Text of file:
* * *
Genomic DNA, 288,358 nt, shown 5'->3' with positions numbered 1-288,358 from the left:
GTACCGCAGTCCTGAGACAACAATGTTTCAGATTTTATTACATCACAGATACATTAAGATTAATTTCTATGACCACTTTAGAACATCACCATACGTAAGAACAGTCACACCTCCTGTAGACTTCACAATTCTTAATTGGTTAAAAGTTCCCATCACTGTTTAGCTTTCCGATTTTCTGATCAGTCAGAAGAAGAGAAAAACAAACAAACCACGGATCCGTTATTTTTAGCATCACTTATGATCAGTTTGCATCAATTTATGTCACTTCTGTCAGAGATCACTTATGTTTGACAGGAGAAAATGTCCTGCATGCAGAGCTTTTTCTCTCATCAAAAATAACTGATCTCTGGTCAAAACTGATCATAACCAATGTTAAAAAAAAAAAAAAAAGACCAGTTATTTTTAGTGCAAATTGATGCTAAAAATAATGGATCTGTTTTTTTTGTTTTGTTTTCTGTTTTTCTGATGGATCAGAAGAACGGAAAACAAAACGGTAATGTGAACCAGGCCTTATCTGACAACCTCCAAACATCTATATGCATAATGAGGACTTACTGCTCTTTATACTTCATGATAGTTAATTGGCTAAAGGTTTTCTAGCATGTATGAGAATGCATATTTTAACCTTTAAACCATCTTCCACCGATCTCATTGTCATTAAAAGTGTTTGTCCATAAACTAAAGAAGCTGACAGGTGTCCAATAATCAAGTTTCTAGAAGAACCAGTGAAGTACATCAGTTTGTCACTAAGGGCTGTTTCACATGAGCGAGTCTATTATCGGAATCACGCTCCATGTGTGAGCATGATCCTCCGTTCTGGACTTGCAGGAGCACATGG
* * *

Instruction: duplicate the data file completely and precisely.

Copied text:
Genomic DNA, 288,358 nt, shown 5'->3' with positions numbered 1-288,358 from the left:
GTACCGCAGTCCTGAGACAACAATGTTTCAGATTTTATTACATCACAGATACATTAAGATTAATTTCTATGACCACTTTAGAACATCACCATACGTAAGAACAGTCACACCTCCTGTAGACTTCACAATTCTTAATTGGTTAAAAGTTCCCATCACTGTTTAGCTTTCCGATTTTCTGATCAGTCAGAAGAAGAGAAAAACAAACAAACCACGGATCCGTTATTTTTAGCATCACTTATGATCAGTTTGCATCAATTTATGTCACTTCTGTCAGAGATCACTTATGTTTGACAGGAGAAAATGTCCTGCATGCAGAGCTTTTTCTCTCATCAAAAATAACTGATCTCTGGTCAAAACTGATCATAACCAATGTTAAAAAAAAAAAAAAAAGACCAGTTATTTTTAGTGCAAATTGATGCTAAAAATAATGGATCTGTTTTTTTTGTTTTGTTTTCTGTTTTTCTGATGGATCAGAAGAACGGAAAACAAAACGGTAATGTGAACCAGGCCTTATCTGACAACCTCCAAACATCTATATGCATAATGAGGACTTACTGCTCTTTATACTTCATGATAGTTAATTGGCTAAAGGTTTTCTAGCATGTATGAGAATGCATATTTTAACCTTTAAACCATCTTCCACCGATCTCATTGTCATTAAAAGTGTTTGTCCATAAACTAAAGAAGCTGACAGGTGTCCAATAATCAAGTTTCTAGAAGAACCAGTGAAGTACATCAGTTTGTCACTAAGGGCTGTTTCACATGAGCGAGTCTATTATCGGAATCACGCTCCATGTGTGAGCATGATCCTCCGTTCTGGACTTGCAGGAGCACATGG